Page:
It’s like the Federal Express story. When Fed-Ex first offered overnight delivery, it was awesome! It was revolutionary. Being able to get contracts across the country overnight. Doing business deals so quickly, the feeling was this was awesome and would significantly impact productivity. Yet, shortly thereafter, everything was readily delivered overnight and people began expecting this. The bar was raised and overnight delivery was no big deal anymore; it was “normal” or “average” or “everyday.” Unfortunately, this phenomenon happens in relationships too. You see a little hottie and you’re all over her, and then 6 months later, she’s just a normal girl. There’s something else in operation here with regard to relationships, and it has to do with projection and is best described in the work “He” and “We” by Robert Johnson, I believe.
So this addendum to my original post on happiness is an attempt to comment on what happiness isn’t. Clearly, this merits further analysis, but the bottom line is that the “western” concept of “happiness” as celebrated in US popular culture is an illusion that is impossible to achieve or maintain. In fact, its like being on a treadmill chasing a desirable imagine on a movie screen in front of you. In a previous post, “the tao of skate,” I mentioned there are no “states” humans can achieve and maintain. Anything our ego-minds can identify as desirable, must have opposites that are undesirable. For us to experience the desirable state, we must also experience the undesirable state. This is inescapable. To the extent we want to be “happy,” we must also be “miserable.” To say “I want to be happy,” is to say “I want to be miserable.” Don’t worry about this, it has been true your entire life. Just work at seeing this and think about what “thriving” might be. Thriving is merely living naturally; doing what YOU do; BEHAVING the way you BE; its not desireable to thrive, as desire is a function of ego and thriving is not of EGO; thriving is of SELF. I’ll post definitions of self, ego, consciousness and other concepts in an upcoming post probably titled “the internal and external world context” or something like that. In any event, thriving is when you are engaged with your life, doing your thing, and you wouldn’t be waxing poetically about how happy you are, but you wouldn’t be complaining about being unhappy either. You’d just be doing what you do. If someone asks you “how are you?” You wouldn’t be able to answer the question literally, cause you wouldn’t have a context with which to answer. Thriving is something plants can do. A tree can thrive if its given the proper sunlight and water and soil, etc. Thriving can be considered just “becoming what you were intended to be.” Its not a high or an up like happiness. It just is. Its nothing to write home about. But it is satisfying. It means you’re satisfying and gratifying your needs and wants.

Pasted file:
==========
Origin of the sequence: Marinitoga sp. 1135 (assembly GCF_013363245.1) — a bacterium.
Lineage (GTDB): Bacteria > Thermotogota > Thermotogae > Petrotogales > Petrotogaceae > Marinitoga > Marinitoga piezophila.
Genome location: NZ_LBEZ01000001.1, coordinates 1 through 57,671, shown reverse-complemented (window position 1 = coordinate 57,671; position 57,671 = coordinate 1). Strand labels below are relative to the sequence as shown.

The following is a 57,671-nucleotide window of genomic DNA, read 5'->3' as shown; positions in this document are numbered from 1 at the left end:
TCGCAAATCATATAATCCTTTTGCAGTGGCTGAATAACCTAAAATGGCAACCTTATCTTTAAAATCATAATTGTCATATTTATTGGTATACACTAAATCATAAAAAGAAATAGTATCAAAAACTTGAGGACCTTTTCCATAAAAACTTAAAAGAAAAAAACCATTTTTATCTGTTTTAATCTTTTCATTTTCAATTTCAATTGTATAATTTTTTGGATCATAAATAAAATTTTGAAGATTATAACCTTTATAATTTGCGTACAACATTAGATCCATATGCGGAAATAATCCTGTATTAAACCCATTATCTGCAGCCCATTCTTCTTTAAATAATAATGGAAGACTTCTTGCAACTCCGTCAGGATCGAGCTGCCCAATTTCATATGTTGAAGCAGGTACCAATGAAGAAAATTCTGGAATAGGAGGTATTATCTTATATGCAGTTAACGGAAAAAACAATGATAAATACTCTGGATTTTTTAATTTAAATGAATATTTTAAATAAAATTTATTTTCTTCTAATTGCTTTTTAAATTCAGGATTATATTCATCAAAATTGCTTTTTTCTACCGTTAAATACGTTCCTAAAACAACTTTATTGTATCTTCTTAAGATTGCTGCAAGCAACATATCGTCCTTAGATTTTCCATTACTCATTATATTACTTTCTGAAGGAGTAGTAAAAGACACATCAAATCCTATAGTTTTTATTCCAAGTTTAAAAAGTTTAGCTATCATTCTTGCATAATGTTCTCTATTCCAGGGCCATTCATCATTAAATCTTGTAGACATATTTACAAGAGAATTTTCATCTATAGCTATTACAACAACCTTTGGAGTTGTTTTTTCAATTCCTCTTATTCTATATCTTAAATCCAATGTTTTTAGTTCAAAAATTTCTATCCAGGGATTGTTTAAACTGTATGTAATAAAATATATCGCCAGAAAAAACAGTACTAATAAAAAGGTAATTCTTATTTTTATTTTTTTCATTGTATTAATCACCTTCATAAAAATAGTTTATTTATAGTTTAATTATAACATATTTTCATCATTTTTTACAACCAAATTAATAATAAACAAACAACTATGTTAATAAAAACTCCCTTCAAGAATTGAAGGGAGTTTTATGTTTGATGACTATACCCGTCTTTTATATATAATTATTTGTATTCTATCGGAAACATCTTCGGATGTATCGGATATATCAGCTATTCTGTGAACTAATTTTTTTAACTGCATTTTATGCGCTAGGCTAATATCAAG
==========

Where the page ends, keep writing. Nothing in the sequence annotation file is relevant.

I hope some of this helps. This requires more commentary.